Earlier this year I was asked by my friend and collaborator, Carey Perloff, invited me to compose a new score for Paul Walsh’s new translation of Ibsen’s “GHOSTS”. What a wonderful way to spend the Summer!

Uma and David Photo Bernard White

Uma and David Photo Bernard White


With Catherine Combs, David Coulter, Tom Pecinka, Thom Sesma, Uma Thurman, Bernard White


“In this always compelling production, director Carey Perloff decides to bring the uncanny on stage, almost as a sixth character, in the figure of composer/musician David Coulter, who contributes a series of atonal and/or lyrical sounds, by way of water glasses, string instruments, percussion, and electronics. The self-consciousness of Perloff’s move would not have fazed a dramatist who brought in the voice of God (or is that an Angel?) at the end of Brand. Coulter stands behind a clear screen — he’s sometimes visible, sometimes not. He takes on a spectral visual resonance. Is he the ghost of avant-garde future?” http://theartsfuse.org/187234/theater-review-ghosts-specters-on-the-march/

“Yet things keep getting lifted up by Perloff’s most audacious choice, having composer/musician David Coulter mysteriously lit by James F. Ingalls behind Dane Laffrey’s massive glass wall, where he accompanies fraught moments with plangent notes performed on the likes of saws and wine glasses. As it happens, Jack Nitzsche employed the same unconventional instrumentation in his unforgettable score for the film One Flew Over the Cuckoo’s Nest, and Coulter achieves the same weirdly distancing, yet enveloping effect.” http://nystagereview.com/2019/08/12/from-williamstown-ghosts-and-before-the-meeting/

“David Coulter (Composer/Musician) whose use of unconventional materials and instruments during the performance provides an additional element that is complementary, enjoyable, and helps to keep the audience engaged.” https://www.broadwayworld.com/boston/article/BWW-Review-GHOSTS-at-Williamstown-Theatre-Festival-Proves-to-be-Fresh-and-Remarkably-Relevant-20190811

“…composer David Coulter to create a percussive soundtrack that underscores nearly every moment of the production’s two hours, suggesting to the audience how it should receive each earth-shattering disclosure. The music—which Coulter performs live, in full view of the actors and spectators—is often arresting, frequently resembling a Bernard Herrmann Hitchcock score, with tense, jittery pitches that refuse to neatly resolve.“ http://exeuntnyc.com/reviews/review-ghosts-williamstown-theatre-festival/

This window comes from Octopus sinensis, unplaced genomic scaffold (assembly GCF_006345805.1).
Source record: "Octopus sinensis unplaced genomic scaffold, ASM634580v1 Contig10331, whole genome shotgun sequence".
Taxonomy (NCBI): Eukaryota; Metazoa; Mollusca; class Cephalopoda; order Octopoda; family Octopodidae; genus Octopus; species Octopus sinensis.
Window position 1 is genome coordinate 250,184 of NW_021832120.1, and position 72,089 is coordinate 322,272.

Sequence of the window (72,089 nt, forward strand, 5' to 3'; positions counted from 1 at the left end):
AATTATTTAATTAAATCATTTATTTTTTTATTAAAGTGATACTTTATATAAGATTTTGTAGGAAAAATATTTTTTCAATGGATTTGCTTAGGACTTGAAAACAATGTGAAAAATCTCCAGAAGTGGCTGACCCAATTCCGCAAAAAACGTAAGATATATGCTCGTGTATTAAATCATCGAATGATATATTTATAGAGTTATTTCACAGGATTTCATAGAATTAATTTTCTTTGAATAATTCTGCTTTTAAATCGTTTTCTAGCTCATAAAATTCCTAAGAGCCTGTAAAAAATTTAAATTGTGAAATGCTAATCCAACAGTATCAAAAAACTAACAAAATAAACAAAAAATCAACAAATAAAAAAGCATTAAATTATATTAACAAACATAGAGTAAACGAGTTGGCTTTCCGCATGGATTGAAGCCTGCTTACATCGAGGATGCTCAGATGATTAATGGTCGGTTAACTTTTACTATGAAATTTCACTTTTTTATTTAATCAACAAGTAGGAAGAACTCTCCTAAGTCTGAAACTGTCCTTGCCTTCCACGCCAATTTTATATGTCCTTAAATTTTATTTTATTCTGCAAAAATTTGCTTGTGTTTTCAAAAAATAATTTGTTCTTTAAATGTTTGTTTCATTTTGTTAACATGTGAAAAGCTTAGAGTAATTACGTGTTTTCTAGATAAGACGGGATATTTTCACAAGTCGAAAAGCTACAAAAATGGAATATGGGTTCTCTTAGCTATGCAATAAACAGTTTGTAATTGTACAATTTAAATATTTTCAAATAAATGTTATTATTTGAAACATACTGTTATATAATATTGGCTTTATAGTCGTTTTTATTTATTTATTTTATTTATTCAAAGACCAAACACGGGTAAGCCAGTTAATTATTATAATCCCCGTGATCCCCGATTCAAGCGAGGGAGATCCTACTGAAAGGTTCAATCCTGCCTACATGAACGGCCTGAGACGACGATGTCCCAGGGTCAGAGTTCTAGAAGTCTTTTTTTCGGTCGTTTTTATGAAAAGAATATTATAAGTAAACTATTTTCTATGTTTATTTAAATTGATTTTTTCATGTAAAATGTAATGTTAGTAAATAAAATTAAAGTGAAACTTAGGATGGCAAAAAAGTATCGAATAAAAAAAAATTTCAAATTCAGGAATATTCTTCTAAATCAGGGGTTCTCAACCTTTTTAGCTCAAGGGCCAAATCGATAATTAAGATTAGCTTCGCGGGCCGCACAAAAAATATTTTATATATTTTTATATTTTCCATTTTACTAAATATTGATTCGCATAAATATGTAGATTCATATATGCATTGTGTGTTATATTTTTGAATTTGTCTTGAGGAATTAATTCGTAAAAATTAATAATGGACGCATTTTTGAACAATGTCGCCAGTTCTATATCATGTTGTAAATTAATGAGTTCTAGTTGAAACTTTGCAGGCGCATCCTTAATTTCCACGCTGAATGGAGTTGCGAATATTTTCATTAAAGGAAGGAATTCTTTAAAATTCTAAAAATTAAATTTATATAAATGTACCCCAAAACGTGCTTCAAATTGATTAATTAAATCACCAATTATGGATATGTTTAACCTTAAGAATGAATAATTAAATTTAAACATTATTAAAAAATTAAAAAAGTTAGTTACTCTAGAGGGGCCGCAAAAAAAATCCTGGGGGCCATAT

“Composer David Coulter performs his score by playing wine glasses, a saw, a xylophone and timpani.

The abstract, spare score is appropriately dark, brooding and sometimes eerie, often reminiscent of the atonal underscoring favored by Ivo van Hove (like in “The View From the Bridge”) to convey dramatic tension. Ms. Perloff says the score carried “the ghostly sounds of everything—lust, memory, fear, desire.” https://theberkshireedge.com/review-wtfs-disappointing-ghosts-lacks-drama/

“It is the spring and there is rain, or should be. Instead we have electronic music by David Coulter, which is wonderful and moody and filmic in its use and style, replacing the actual sound of nature crippling the lives of human souls in distress.” https://theberkshireedge.com/theatre-review-wtfs-memorable-ghosts-is-realistic-and-contemporary/

“Perloff achieves a heightened state with other elements, notably a live score by David Coulter that enhances the text rather than overwhelms it.” http://pittsfieldgazette.com/antique-ghosts-reveals-modern-truths-p4539-156.htm

Portrait of Uma… Photo: David Coulter

Portrait of Uma… Photo: David Coulter

David CoulterComment